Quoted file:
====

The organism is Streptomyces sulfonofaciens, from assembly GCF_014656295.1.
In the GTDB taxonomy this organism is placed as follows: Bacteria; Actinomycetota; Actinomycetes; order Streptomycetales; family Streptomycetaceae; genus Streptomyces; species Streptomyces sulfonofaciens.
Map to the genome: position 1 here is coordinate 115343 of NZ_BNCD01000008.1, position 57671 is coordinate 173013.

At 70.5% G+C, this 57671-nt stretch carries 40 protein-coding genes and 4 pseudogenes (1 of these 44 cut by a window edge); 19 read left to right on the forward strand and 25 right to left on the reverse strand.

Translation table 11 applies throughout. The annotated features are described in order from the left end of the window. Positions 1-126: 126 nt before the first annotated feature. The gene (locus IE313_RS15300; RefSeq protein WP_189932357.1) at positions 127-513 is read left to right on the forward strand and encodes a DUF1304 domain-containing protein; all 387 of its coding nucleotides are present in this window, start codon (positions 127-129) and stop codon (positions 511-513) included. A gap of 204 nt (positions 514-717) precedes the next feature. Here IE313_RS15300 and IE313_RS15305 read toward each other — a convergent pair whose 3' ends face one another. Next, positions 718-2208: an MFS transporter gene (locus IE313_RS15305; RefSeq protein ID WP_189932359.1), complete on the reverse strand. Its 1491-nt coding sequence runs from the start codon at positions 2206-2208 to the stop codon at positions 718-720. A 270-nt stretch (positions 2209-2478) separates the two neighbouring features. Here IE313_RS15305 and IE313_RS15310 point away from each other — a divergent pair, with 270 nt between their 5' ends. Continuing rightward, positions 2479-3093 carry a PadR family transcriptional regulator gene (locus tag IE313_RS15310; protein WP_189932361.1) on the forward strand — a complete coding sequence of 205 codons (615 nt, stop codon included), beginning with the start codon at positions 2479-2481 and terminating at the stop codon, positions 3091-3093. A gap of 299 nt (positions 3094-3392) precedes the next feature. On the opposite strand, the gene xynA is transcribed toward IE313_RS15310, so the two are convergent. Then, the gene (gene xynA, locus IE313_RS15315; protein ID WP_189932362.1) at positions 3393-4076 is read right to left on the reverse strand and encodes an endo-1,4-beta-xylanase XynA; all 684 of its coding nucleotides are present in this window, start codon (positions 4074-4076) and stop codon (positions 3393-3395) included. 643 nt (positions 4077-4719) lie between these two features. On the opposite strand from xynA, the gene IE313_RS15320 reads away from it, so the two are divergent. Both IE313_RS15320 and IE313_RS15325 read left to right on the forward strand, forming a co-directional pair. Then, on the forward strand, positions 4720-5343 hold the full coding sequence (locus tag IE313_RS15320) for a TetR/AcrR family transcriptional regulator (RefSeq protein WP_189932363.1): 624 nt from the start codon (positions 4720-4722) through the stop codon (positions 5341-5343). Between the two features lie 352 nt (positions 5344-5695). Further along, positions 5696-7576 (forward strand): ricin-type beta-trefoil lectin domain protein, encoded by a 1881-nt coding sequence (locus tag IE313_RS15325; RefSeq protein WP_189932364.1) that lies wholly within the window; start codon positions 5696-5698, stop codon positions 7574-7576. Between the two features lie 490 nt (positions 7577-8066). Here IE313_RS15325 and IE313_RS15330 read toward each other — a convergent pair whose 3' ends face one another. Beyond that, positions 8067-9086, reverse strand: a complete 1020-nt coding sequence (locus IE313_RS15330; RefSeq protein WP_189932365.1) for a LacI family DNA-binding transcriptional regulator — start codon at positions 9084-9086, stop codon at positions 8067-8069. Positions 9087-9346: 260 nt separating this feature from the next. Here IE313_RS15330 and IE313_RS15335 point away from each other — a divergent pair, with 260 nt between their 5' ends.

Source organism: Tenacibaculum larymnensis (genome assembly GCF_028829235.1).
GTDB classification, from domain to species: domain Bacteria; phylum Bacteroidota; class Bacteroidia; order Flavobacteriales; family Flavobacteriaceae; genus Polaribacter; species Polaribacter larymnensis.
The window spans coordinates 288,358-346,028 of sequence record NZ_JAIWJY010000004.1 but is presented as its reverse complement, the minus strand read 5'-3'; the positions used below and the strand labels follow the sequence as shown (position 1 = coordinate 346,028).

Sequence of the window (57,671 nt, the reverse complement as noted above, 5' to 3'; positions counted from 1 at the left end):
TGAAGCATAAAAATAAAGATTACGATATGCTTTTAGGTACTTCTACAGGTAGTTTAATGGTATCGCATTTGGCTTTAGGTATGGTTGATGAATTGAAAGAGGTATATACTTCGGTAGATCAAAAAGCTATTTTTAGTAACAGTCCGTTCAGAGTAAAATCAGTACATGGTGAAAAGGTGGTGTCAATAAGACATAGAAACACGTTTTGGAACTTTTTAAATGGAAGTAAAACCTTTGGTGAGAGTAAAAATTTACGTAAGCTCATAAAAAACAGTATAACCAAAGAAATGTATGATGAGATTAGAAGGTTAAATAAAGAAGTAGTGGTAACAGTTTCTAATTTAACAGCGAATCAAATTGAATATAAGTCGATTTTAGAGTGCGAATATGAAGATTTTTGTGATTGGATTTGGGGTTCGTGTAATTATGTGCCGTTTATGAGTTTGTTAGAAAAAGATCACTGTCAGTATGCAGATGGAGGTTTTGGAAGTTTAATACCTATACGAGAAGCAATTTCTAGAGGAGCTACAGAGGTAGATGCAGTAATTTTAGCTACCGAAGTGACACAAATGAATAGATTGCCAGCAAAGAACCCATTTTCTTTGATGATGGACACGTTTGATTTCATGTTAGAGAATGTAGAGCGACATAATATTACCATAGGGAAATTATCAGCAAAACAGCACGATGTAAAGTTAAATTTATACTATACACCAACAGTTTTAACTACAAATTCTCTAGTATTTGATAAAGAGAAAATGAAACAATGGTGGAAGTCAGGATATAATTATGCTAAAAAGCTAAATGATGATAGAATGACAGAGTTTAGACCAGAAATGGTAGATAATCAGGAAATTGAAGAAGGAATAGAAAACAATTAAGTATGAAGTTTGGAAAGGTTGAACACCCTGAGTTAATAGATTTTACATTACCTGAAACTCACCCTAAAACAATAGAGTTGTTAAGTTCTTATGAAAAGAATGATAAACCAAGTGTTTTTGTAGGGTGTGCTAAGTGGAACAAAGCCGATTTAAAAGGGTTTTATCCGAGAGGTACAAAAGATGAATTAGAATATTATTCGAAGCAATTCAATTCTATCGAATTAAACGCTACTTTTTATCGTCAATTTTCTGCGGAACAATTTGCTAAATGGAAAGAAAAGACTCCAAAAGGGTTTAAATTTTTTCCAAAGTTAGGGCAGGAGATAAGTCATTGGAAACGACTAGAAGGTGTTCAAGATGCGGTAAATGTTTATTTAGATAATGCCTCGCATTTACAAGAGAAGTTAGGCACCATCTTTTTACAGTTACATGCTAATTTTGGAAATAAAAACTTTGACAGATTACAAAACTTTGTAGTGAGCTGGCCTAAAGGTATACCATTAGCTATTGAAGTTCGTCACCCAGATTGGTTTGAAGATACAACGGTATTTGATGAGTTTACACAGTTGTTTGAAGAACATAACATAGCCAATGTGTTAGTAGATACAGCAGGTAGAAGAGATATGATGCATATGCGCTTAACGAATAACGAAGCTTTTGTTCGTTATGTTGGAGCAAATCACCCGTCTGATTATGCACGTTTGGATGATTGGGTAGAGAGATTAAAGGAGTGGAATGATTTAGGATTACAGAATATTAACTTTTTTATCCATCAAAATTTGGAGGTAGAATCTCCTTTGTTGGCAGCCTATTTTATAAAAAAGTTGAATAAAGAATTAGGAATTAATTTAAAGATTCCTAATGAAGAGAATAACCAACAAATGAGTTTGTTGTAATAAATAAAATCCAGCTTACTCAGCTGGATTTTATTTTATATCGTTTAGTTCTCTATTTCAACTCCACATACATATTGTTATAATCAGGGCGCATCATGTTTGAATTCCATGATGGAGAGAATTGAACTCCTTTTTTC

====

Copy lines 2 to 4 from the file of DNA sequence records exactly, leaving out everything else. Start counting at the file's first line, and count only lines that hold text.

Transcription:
In the GTDB taxonomy this organism is placed as follows: Bacteria; Actinomycetota; Actinomycetes; order Streptomycetales; family Streptomycetaceae; genus Streptomyces; species Streptomyces sulfonofaciens.
Map to the genome: position 1 here is coordinate 115343 of NZ_BNCD01000008.1, position 57671 is coordinate 173013.

At 70.5% G+C, this 57671-nt stretch carries 40 protein-coding genes and 4 pseudogenes (1 of these 44 cut by a window edge); 19 read left to right on the forward strand and 25 right to left on the reverse strand.